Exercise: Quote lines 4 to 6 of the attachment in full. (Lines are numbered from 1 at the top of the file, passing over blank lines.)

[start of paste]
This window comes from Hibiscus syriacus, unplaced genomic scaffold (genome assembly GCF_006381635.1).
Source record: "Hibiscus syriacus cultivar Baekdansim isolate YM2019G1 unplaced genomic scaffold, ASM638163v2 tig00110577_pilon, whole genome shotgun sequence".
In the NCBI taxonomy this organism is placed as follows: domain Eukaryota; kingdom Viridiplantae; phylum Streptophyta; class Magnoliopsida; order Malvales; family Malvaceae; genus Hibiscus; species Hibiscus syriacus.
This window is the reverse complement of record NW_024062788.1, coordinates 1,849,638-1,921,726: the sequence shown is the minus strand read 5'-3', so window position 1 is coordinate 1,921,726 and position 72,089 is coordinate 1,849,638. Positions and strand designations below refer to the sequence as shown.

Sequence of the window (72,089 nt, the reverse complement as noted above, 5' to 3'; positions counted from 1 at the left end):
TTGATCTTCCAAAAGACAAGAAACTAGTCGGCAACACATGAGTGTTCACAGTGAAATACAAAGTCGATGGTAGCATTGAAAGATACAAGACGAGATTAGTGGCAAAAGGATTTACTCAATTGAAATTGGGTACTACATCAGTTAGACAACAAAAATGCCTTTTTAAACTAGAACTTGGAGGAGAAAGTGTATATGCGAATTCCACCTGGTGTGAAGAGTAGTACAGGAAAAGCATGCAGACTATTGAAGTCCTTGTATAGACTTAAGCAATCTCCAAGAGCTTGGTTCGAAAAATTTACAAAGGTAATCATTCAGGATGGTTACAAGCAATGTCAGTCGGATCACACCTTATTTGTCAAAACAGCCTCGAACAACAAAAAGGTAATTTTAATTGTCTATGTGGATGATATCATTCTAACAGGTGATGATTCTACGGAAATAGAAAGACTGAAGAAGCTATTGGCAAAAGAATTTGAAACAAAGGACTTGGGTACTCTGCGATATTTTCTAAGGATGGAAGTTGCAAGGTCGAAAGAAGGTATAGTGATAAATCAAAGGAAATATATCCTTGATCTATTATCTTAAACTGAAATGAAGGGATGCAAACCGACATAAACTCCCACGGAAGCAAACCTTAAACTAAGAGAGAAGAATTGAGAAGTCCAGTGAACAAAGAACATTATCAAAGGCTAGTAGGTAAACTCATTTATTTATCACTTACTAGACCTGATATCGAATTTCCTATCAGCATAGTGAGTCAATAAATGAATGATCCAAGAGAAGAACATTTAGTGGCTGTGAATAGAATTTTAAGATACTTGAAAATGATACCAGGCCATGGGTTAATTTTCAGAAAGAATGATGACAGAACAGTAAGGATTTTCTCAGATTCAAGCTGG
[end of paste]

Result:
This window is the reverse complement of record NW_024062788.1, coordinates 1,849,638-1,921,726: the sequence shown is the minus strand read 5'-3', so window position 1 is coordinate 1,921,726 and position 72,089 is coordinate 1,849,638. Positions and strand designations below refer to the sequence as shown.

Sequence of the window (72,089 nt, the reverse complement as noted above, 5' to 3'; positions counted from 1 at the left end):
TTGATCTTCCAAAAGACAAGAAACTAGTCGGCAACACATGAGTGTTCACAGTGAAATACAAAGTCGATGGTAGCATTGAAAGATACAAGACGAGATTAGTGGCAAAAGGATTTACTCAATTGAAATTGGGTACTACATCAGTTAGACAACAAAAATGCCTTTTTAAACTAGAACTTGGAGGAGAAAGTGTATATGCGAATTCCACCTGGTGTGAAGAGTAGTACAGGAAAAGCATGCAGACTATTGAAGTCCTTGTATAGACTTAAGCAATCTCCAAGAGCTTGGTTCGAAAAATTTACAAAGGTAATCATTCAGGATGGTTACAAGCAATGTCAGTCGGATCACACCTTATTTGTCAAAACAGCCTCGAACAACAAAAAGGTAATTTTAATTGTCTATGTGGATGATATCATTCTAACAGGTGATGATTCTACGGAAATAGAAAGACTGAAGAAGCTATTGGCAAAAGAATTTGAAACAAAGGACTTGGGTACTCTGCGATATTTTCTAAGGATGGAAGTTGCAAGGTCGAAAGAAGGTATAGTGATAAATCAAAGGAAATATATCCTTGATCTATTATCTTAAACTGAAATGAAGGGATGCAAACCGACATAAACTCCCACGGAAGCAAACCTTAAACTAAGAGAGAAGAATTGAGAAGTCCAGTGAACAAAGAACATTATCAAAGGCTAGTAGGTAAACTCATTTATTTATCACTTACTAGACCTGATATCGAATTTCCTATCAGCATAGTGAGTCAATAAATGAATGATCCAAGAGAAGAACATTTAGTGGCTGTGAATAGAATTTTAAGATACTTGAAAATGATACCAGGCCATGGGTTAATTTTCAGAAAGAATGATGACAGAACAGTAAGGATTTTCTCAGATTCAAGCTGG